The previous article stems from the announcement that Disney will be incorporating more practical effects and less CGI in their upcoming round of Star Wars films. Esquire also had an interview with Roger Christian, the set decorator on the original trilogy. He talks about how he took scrap metal from airplanes to make the halls of the Millennium Falcon, and other interesting tidbits.
Sticking with the Star Wars theme of today, Tested has the tale of how obsessive fans built a better Han Solo blaster. Several fans spent countless hours reverse-engineering the prop weapon used in the original film to come up with a replica that was as screen-accurate as possible. It’s like a detective story and a prop-making story all wrapped into one.
You may have noticed I missed last week’s Friday blog post; we were in the midst of a big ice storm here in North Carolina, and I didn’t have any power or Internet and trees were falling all around me and it was crazy. Anyway, a lot of cool stuff has shown up in the world of props since then:
Wes Anderson’s latest film, The Grand Budapest Hotel, came out last week, and fans of his work know that he loves his props. Here is a great article giving the back-story of 10 of the most memorable props from the film. It shows the obsessive devotion Anderson has to every object in his movies, and his recognition of how a prop’s details can help tell the story.
Finally, large-scale prop maker Shawn Thorsson is working on a full-scale ED-209 from the original Robocop film. This is a massive seven-and-a-half foot tall fighting machine, and he’s trying to get it complete for the Maker Faire Bay Area in May. The link has some photos and a video showing the beginning of his process; it will be interesting to see how this progresses.
Fon Davis runs a company called FONCO Creative, which makes miniatures and models for film and television. He’s worked on some lesser-known films such as Matrix, Star Wars Episodes I-III, and The Nightmare Before Christmas. Make: Believe visits his studio and posts some photographs and this video below. It is great to see a fairly young and high-tech company still embracing the use of models and miniatures.
You should see this “Death Row” router table; so-named because it was found in a prison woodworking shop where tools often need to be, um, improvised.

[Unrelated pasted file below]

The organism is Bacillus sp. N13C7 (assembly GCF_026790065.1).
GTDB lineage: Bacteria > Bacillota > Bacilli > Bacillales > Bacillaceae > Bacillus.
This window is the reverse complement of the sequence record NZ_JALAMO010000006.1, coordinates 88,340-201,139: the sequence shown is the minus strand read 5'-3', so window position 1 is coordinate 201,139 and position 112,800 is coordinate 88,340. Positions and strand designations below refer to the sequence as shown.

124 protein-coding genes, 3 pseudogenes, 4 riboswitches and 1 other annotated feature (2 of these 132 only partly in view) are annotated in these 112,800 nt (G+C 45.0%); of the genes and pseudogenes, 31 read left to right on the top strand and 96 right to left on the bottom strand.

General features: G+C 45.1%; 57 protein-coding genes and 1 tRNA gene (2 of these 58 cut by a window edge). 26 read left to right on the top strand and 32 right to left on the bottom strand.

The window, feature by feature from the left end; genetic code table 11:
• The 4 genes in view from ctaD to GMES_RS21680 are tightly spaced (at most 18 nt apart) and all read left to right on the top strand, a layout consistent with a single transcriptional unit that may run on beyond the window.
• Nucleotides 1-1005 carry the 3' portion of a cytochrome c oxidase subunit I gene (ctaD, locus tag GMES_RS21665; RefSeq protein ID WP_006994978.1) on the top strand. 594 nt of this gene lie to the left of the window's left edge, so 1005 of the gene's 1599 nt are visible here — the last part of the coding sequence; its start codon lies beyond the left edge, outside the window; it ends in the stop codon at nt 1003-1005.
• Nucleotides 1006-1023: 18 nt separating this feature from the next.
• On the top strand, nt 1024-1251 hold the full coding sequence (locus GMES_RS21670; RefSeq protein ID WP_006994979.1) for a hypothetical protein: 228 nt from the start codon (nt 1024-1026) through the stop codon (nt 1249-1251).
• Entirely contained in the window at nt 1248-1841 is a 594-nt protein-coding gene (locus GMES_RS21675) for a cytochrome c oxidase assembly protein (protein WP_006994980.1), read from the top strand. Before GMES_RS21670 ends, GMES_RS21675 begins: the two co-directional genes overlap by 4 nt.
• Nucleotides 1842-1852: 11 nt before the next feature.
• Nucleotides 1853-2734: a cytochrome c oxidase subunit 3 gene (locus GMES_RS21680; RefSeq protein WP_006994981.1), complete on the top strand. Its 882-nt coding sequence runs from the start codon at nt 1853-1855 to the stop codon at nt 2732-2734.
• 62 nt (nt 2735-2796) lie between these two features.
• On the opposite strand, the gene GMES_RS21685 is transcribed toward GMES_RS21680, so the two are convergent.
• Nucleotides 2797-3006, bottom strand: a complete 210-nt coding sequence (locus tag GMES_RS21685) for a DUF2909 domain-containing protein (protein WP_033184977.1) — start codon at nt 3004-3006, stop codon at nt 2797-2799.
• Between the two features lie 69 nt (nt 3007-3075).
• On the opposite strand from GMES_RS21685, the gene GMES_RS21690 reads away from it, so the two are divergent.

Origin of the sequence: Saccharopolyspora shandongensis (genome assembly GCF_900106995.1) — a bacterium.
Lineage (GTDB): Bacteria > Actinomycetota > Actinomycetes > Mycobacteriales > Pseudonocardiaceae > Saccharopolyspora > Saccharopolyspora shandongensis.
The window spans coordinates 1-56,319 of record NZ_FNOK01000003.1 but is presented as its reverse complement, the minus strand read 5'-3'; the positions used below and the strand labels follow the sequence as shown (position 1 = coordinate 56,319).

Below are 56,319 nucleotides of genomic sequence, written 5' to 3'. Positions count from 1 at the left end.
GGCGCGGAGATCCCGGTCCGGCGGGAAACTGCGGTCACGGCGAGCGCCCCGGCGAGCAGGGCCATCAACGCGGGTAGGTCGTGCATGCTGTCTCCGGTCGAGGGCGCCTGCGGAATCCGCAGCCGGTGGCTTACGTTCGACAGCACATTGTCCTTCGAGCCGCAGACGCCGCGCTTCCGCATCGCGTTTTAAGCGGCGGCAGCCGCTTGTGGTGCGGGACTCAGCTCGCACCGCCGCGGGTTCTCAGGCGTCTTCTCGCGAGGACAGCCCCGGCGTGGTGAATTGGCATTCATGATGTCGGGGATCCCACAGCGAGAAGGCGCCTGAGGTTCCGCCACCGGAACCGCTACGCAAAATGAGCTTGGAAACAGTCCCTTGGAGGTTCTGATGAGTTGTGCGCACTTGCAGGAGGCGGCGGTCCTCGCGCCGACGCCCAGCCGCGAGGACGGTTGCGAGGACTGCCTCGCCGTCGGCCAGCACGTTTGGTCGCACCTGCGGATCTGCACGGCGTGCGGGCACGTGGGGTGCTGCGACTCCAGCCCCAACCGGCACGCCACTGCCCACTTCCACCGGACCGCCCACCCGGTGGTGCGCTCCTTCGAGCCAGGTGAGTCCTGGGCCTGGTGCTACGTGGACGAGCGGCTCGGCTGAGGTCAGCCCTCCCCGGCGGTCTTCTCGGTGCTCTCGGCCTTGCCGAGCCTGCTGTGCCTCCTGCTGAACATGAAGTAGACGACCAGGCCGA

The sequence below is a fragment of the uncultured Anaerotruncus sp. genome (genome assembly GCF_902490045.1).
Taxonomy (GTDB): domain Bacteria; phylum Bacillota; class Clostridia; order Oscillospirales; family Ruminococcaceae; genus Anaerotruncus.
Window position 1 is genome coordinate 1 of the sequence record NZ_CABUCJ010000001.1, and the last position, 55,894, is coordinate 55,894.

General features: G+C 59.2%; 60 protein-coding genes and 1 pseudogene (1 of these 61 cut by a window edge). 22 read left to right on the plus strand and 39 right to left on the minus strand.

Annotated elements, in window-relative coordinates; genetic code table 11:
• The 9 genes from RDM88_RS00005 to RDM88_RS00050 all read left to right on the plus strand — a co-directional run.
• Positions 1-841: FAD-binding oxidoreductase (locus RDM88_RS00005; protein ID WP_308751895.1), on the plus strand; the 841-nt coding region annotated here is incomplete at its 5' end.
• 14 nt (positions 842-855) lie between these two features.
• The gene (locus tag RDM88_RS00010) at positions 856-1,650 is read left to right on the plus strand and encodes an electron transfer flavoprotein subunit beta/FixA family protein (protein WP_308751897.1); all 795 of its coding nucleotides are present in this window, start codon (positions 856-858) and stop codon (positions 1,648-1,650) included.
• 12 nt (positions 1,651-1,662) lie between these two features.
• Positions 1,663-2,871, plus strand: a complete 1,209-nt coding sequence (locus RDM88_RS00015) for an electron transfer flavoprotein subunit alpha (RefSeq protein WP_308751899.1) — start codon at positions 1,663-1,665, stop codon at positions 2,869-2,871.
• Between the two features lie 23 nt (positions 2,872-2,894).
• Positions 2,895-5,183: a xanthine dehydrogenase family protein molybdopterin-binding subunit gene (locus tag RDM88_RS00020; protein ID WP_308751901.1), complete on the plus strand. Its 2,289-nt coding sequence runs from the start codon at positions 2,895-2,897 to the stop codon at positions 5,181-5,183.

Here is an interesting Instructable for making your own machinable wax. Machinable wax is a wax which will not melt or deform from the friction of a high-speed rotary cutter; it is useful for trying out a part on a CNC machine before you waste your real material (and it can be machined faster and without wearing down your tools).
The 4th Annual NYC Props Summit will be held tonight at the Public Theatre. It will be from 6:30-10pm at the Public Theater props shop (425 Lafayette St). It is free to attend. Food and drink will be provided, though you are encouraged to bring your own beverage of choice to drink and share with the group.
The props summit is a chance for prop masters and prop makers to meet each other and get to know the larger community. If you live near the area and want to work in props, you should definitely come. If you freelance or work at a theatre where you need the occasional freelance prop builder, you should definitely come. I have written about the previous three summits on this blog: check out 2011, 2010 and 2009.
For the rest of you, here are some links to keep you busy this weekend:
Many of the futuristic weapons from Men in Black 3 were 3D printed by a two-man company. Their machine allows them to print the props directly out in multiple materials. Check the page out for photographs and a video about their company.
In 1970, Robert Resta lost his wallet. Forty years later, someone found it. Check out the post at Retronaut for some photographs of what was inside. It is great research for the sort of ephemera and everyday business one might carry around at that time.
I also have a fun new project I’ve been working on, and I might be posting photographs of it as early as next week, so stay tuned. Until then, here’s a fresh roundup of links for you to explore.
You know that Smooth-On has a plethora of videos and tutorials on their website, right? Well now, they also have a Mold-makers Exchange, where you can buy or sell molds and casts, or advertise your mold-making services. It’s like a Classifieds for all things moldmaking (or a “Craigslist” as the youngsters (and I) say). It’s very sparse at the moment, which is why I’m getting the word out about it.
The Library of Congress has a YouTube. With nearly 600 videos from their archives, there is a wealth of historical material available for free viewing. Many of these videos are great for research on the early twentieth century and thereabouts.